Quarter of adults in England are obese, new survey of public health shows: statistical press release

The report also found that around half of adults (49%) drank alcohol at least once a week, and about one in eight (12%) were current cigarette smokers.  

Published by NHS Digital, the Health Survey for England, 2021 reports on the nation’s health and surveyed 5,880 adults about a variety of topics including cigarette smoking, e-cigarette use and alcohol consumption.1  

For most of 2021, interviews were carried out by telephone, rather than in person because of COVID-19 pandemic precautions. As a result of these changes in data collection, findings from 2021 are not directly comparable with those from previous years. 


Figures for 2021 show that 26% of adults in England were obese2 – with obesity increasing with age from 8% of adults aged 16-24 to 32% of those aged 65-74. 

Obesity prevalence2 was lowest among adults living in the least deprived areas (20%) and highest in the most deprived areas (34%). 

11% of adults who were obese reported that they had received a diagnosis of diabetes from a doctor, compared with 5% of overweight2 adults and 3% of those who were neither overweight nor obese.   

A higher proportion of men were either overweight or obese (69%) compared with women (59%). 


12% of adults were current cigarette smokers. Two-thirds of adults (66%) had never regularly smoked. More men (13%) than women (10%) reported that they currently smoked. 

5% of all adults were defined as current e-cigarette3 users. 

16% of current smokers also currently used e-cigarettes as did 13% of ex-regular smokers, but only 1% of those who had never smoked cigarettes. 

Drinking alcohol: 

79% of participants reported that they had drunk alcohol in the last 12 months, and

49% reported that they drank alcohol at least once a week. A higher proportion of men than women drank alcohol. 

Men were more likely than women to drink at increasing or higher risk levels4; 28% of men and 15% of women usually drank more than 14 units of alcohol a week. 

The Health Survey for England is commissioned by NHS Digital and carried out by the National Centre for Social Research in conjunction with UCL, which co-authors the report. 


Read the full report 

Health Survey for England, 2021

  1. The Health Survey for England series provides information about adults aged 16 and over, and children aged 0 to 15, living in private households in England. It estimates the proportion of people in England who have health conditions and the prevalence of risk factors and behaviours associated with certain health conditions and how prevalence varies within the population. The surveys provide regular information that cannot be obtained from other sources. A total of 5,880 adults (aged 16 and over) and 1,240 children were interviewed in the 2021 survey. Findings about children are not included because of low sample numbers within different age groups. The sample is designed to represent the whole population as accurately as possible within practical constraints, such as time and cost. Consequently, statistics based on the survey are estimates, rather than precise figures, and are subject to a margin of error. The sample who take part in the survey is weighted to provide statistics that are representative of the population. For further details see the methods report.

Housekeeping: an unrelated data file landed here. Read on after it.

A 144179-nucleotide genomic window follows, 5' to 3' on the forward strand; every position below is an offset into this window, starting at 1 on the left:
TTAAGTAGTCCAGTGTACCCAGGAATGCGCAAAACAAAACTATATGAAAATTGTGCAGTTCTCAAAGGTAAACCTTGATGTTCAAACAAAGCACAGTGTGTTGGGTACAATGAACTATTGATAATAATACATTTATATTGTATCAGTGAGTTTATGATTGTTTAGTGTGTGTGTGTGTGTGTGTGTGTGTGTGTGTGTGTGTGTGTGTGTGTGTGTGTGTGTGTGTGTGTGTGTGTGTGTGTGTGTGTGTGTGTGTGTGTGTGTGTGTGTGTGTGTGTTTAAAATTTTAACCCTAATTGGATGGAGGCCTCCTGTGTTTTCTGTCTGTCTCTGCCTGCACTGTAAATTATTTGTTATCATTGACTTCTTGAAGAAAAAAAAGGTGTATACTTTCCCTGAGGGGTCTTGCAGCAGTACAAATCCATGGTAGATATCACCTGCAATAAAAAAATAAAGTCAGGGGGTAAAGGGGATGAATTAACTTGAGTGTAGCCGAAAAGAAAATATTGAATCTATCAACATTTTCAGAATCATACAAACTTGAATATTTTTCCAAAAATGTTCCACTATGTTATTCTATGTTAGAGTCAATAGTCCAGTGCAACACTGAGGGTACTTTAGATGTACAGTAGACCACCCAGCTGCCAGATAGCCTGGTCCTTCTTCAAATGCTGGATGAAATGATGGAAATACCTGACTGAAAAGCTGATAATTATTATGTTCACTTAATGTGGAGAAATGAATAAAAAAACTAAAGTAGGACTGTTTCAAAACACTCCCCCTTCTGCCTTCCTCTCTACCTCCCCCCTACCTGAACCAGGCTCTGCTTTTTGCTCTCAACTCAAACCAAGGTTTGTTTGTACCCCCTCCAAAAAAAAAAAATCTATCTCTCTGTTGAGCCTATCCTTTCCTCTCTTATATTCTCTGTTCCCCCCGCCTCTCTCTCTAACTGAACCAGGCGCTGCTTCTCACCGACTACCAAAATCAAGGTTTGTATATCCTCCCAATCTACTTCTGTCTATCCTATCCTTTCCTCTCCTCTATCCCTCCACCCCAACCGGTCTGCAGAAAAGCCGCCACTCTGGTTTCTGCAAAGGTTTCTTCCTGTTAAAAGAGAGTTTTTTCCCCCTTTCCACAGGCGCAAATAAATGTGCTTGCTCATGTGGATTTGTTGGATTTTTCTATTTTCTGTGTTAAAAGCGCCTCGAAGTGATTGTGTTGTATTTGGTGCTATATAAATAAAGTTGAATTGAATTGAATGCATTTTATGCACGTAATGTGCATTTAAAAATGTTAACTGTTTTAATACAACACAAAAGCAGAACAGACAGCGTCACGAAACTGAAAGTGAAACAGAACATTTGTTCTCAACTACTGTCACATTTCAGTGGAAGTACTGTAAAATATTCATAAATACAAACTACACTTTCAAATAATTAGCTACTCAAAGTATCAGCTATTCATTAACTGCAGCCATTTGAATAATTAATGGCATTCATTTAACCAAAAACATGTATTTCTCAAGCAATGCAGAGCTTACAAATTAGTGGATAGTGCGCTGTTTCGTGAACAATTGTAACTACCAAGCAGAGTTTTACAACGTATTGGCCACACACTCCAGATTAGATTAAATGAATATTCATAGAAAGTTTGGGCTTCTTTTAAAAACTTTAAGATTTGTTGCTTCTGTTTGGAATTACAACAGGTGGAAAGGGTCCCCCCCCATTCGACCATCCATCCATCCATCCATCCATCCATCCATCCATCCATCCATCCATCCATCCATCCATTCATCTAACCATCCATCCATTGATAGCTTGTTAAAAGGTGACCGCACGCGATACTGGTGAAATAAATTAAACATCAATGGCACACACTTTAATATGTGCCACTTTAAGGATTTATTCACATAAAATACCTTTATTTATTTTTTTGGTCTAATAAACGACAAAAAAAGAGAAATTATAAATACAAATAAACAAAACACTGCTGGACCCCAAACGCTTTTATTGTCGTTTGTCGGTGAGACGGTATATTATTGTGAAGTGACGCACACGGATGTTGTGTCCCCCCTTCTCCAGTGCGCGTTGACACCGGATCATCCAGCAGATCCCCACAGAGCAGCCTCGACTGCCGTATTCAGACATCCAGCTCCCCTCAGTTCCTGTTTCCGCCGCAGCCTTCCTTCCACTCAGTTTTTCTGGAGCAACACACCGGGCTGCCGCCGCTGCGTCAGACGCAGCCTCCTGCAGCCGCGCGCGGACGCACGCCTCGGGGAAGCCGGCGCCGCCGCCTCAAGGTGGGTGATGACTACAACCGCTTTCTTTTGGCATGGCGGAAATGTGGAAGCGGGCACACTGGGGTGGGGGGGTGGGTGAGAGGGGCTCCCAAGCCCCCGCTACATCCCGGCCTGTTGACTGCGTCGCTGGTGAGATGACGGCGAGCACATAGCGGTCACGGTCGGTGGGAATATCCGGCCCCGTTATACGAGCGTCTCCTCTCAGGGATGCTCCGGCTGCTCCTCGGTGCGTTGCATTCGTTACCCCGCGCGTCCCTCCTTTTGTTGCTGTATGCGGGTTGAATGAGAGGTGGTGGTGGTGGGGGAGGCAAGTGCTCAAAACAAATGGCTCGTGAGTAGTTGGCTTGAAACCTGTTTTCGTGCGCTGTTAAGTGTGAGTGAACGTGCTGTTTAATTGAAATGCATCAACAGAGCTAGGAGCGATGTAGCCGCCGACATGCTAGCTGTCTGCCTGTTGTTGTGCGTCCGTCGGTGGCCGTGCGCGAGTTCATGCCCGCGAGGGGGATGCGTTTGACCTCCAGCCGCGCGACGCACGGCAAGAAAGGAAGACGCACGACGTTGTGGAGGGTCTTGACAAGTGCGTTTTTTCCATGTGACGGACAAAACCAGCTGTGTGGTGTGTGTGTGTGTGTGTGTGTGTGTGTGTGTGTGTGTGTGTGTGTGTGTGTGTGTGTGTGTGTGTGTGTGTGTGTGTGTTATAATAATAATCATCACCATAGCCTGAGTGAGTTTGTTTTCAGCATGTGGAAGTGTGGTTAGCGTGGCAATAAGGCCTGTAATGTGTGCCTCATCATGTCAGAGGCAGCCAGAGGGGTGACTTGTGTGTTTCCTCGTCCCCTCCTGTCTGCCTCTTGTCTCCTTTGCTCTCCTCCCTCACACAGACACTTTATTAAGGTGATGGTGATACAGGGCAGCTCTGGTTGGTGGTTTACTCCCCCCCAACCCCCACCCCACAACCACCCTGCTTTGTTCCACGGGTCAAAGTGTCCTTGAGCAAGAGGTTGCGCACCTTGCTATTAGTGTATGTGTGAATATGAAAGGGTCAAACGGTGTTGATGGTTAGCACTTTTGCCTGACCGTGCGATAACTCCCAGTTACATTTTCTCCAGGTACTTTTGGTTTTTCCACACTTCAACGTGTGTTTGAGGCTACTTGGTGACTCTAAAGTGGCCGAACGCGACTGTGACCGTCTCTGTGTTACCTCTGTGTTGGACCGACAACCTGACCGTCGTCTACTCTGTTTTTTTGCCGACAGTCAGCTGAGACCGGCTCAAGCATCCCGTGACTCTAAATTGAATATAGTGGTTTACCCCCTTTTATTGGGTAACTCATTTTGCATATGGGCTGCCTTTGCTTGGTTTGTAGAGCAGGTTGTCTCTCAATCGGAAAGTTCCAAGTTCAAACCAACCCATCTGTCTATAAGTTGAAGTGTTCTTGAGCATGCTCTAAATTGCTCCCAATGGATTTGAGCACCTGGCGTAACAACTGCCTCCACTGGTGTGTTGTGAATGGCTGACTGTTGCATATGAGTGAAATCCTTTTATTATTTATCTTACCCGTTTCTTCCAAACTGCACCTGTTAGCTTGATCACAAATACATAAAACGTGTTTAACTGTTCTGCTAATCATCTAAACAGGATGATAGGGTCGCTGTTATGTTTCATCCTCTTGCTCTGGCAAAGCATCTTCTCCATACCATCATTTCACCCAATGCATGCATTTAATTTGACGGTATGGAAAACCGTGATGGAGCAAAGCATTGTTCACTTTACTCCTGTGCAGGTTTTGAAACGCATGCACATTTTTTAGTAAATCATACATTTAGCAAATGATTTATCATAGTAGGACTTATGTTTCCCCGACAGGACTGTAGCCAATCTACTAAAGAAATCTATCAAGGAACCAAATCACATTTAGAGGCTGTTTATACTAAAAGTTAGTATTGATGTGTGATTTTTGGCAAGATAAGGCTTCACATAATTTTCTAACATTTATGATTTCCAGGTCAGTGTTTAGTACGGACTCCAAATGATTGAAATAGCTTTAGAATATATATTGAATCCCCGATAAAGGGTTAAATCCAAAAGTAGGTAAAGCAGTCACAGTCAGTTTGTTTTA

2. This has been measured using Body Mass Index (BMI) defined as weight in kilograms divided by the height in metres squared (kg/m2). This allows for differences in weight due to height. In the HSE series a BMI of 30kg/m2 or more is classified as obese and a BMI of 25kg/m2 as overweight or obese.  Due to most of the 2021 survey’s interviews taking place on the telephone, it was not possible to directly measure participants’ height. Instead, participants were asked about their height and weight during the telephone interview. In previous years, participants were measured by interviewers. The estimates of overweight and obesity were produced by applying adjustments to these self-reported values of height and weight in order to more accurately predict measured height and weight. Studies have shown that adults tend to overestimate height and underestimate weight compared with measured values. Further details are in the Health Survey for England, 2021 and in Health Survey for England predicting height, weight and body mass index from self-reported data.
  3. The publication uses the term e-cigarette to refer to e-cigarettes and vaping devices.
  4. One unit of alcohol is 10ml by volume of pure alcohol. Measures of usual weekly consumption are presented in line with the current guidelines for sensible drinking
  • Lower risk (up to 14 units for men and women)
  • Increasing risk (above 14 and up to 50 units for men, above 14 and up to 35 units for women)
  • Higher risk (above 50 units a week for men, above 35 units for women).